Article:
'Tochigishiro' (Japanese: とちぎしろ) is a cultivar of hemp grown in Tochigi Prefecture, Japan. It meets international standards of non-narcotic agricultural hemp at about 0.2% THC, reckoned "remarkably low" by Sensi Seeds. It was grown in the early 20th century at Arlington Experimental Farm near the United States capital. The modern variety was developed beginning in 1973 by Fukuoka University professor of pharmacy Itsuo Nishioka from seeds "found in southern Japan", and completed c. 1982 by the Tochigi prefectural government at Tochigi Agricultural Experiment Station in Tochigi-shi. According to a National Institute of Mental Health-affiliated researcher, the strain is missing the enzyme tetrahydrocannabinolic acid synthase that makes most Cannabis capable of producing THC. It is the most widely grown cultivar in Japan in the 21st century, being exempt from prohibition under the Cannabis Control Law, due to its low levels of psychoactive chemicals. Approximately 90% of the hemp grown in Japan is the 'Tochigishiro' variety (as of 2007).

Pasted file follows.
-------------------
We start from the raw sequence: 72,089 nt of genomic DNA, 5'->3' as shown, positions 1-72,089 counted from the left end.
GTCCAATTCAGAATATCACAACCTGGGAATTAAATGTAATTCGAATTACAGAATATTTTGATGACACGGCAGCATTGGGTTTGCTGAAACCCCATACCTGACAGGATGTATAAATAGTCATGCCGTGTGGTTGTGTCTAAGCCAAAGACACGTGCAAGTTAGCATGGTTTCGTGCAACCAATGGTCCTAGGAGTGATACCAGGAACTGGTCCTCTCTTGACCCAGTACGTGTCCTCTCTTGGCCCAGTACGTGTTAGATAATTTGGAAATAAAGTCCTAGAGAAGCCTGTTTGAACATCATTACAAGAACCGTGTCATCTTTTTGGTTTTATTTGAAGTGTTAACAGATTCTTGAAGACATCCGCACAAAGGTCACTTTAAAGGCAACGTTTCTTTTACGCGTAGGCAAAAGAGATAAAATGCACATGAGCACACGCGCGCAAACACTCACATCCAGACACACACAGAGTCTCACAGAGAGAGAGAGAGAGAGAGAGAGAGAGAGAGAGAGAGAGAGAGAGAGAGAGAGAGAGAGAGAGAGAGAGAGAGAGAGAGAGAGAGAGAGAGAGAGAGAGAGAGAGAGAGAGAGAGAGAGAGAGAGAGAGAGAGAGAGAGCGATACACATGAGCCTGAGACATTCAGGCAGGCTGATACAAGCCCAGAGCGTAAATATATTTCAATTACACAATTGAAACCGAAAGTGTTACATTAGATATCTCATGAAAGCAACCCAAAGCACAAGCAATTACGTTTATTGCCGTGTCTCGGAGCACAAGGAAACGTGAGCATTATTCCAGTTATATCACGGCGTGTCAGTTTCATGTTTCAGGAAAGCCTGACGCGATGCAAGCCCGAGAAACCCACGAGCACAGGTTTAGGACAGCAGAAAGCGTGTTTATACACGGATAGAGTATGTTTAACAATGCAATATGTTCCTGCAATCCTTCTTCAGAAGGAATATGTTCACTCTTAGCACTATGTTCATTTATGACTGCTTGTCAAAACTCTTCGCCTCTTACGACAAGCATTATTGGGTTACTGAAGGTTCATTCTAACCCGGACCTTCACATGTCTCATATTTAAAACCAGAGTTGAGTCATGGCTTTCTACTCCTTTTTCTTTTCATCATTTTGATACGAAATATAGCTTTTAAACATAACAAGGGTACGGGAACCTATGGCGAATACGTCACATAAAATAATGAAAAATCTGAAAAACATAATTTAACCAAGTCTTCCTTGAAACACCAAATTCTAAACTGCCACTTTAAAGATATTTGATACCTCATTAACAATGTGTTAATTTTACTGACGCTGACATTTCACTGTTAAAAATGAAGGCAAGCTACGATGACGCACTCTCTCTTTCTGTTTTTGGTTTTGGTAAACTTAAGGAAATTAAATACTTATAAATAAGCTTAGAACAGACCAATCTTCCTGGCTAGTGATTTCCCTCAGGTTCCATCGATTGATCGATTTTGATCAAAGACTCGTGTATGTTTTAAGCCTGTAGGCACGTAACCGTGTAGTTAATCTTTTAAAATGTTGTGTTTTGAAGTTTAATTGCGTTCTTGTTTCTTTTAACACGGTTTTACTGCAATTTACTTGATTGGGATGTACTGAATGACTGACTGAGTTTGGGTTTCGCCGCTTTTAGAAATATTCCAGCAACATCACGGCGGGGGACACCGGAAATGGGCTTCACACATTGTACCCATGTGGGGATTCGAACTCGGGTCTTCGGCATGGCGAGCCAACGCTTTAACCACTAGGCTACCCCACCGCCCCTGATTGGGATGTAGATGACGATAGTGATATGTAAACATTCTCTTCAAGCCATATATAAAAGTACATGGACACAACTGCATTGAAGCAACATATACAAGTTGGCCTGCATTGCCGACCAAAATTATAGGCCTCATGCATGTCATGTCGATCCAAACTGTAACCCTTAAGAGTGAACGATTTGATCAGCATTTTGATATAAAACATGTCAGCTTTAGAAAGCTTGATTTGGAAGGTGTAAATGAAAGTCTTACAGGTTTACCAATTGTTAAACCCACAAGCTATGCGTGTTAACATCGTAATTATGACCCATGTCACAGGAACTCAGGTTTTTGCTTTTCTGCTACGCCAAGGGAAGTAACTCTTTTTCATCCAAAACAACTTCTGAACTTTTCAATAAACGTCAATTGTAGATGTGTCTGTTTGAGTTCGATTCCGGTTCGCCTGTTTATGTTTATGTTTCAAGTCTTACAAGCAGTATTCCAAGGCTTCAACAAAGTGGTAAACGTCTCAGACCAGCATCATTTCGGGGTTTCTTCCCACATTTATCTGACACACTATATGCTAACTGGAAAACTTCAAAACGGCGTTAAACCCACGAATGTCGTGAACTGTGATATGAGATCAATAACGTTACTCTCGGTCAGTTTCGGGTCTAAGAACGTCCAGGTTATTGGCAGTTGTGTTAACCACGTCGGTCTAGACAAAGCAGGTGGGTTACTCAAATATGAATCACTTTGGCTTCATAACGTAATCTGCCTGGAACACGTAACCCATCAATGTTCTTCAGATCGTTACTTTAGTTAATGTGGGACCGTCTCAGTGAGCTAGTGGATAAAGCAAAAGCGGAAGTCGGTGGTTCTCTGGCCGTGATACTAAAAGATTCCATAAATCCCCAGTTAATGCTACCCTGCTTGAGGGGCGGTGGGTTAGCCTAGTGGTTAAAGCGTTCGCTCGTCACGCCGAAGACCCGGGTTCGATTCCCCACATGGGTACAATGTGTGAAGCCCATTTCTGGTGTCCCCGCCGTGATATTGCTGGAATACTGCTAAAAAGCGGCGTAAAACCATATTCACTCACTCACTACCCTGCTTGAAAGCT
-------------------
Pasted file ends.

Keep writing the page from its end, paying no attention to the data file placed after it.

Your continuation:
|Origin||Fukuoka University and Tochigi Agricultural Experiment Station in Tochigi, Japan|
A research report on an experimental plot at Kitami Agricultural Experimental Station on Hokkaido suggests that it may be the most productive known crop for biomass, yielding 52.7 tonnes/ha in a single season. The crop grows about 3 metres (9.8 ft) tall.
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